Wisconsin Goes to Washington
Bike Fed lobbies federal officials with data on biking projects' big impact on jobs.
The sunrise serves as a reminder that our government continues to play an important role in our daily lives, so participating in our democratic process still has value. The National Bike Summit is the one time each year you hear the word “bicycle” in every office around Capitol Hill.
Some advocates here have suggested that between the legislative gridlock, majority party objections to federal funding for bicycling, and the red tape local communities face trying to get federal funds for bicycle projects, we should give up on Washington and work only at the state or local level. But while it is true that biking and walking only get about one percent of the federal transportation funding pie, it is one percent of a pretty big pie.
President Trump has promised a $1 trillion infrastructure bill to shore up our nation’s crumbling roads and bridges and bring jobs to our unemployed or underemployed. So at our sessions Tuesday, the League of American Bicyclists policy strategists have suggested that we citizen advocates from across the country ask our elected representatives and senators to make sure those funds can be used for bicycling and walking, too.
This is a pretty vague ask, since the Trump administration has not yet introduced such a bill. Back in January, the Senate Democrats did unveil a $1 trillion bill, that includes $210 billion for roads and bridges, as well as $180 billion for rail and bus programs and $110 billion for sewer and water. Another $10 billion would go for VA refurbishing and $75 billion for school infrastructure.
But since we don’t have a budget yet, that bill doesn’t really have any legs.
Senate Majority Leader Mitch McConnell response to the infrastructure proposal was “I don’t think we ought to borrow almost a trillion dollars and plus up a bunch of federal accounts, incur a lot of additional debt, and don’t build any projects to speak of. So, I can tell you what I’m against is a replication of the Obama stimulus package in 2009.”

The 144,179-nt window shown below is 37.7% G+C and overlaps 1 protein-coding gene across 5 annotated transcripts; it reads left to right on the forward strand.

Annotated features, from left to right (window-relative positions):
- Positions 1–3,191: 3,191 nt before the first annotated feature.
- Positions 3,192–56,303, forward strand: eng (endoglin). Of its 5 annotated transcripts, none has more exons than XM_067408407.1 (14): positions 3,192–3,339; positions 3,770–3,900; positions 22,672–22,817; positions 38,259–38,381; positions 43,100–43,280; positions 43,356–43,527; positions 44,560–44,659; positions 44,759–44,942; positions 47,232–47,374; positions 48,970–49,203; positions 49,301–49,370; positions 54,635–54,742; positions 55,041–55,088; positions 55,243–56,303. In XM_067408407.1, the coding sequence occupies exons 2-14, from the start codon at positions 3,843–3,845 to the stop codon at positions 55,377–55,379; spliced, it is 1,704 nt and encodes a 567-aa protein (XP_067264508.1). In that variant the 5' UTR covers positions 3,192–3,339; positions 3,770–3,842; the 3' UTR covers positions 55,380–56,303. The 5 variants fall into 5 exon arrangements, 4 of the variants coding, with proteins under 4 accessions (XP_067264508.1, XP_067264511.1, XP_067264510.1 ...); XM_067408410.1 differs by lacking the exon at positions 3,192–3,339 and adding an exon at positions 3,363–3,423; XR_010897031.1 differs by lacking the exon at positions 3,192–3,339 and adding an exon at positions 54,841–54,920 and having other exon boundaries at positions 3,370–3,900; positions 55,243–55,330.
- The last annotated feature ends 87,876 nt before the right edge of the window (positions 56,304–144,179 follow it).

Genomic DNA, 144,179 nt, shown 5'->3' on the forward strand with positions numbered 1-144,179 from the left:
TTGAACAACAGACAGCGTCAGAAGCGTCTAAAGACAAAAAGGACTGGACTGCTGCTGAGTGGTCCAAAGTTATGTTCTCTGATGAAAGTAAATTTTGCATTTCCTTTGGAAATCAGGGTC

Trump’s team says their plan, which gives few details, would be deficit neutral, but economists have come out saying that it would not.
Ah, politics, you have to love it (or not). Anyway, our goal is to tell our elected representatives that we want them to give the states and local communities the flexibility to use some of the money in any infrastructure bill to improve infrastructure for walking and bicycling. One fact on our side is a federal study commissioned by AASHTO (The American Association of State Highway Transportation Officials) which showed infrastructure projects for bicycling and walking produce more jobs than similar road projects. Specifically, for every $1 million spent, bike/ped projects produce 17 FTE jobs, compared to 12.5 for pavement widening and new highway construction, 11.6 for bridges, and nine for regular pavement improvement projects.
You can see the background behind our ask, that study, and polls that show how more people than ever before want better bikeways in this PDF backgrounder prepared by the LAB.
Meanwhile we are off to meetings with our senators and representatives to make that ask. It seems a bit unreal, but the results of this game have very real consequences. Fingers crossed, off we go…
This article was originally published by the Bicycle Federation of Wisconsin.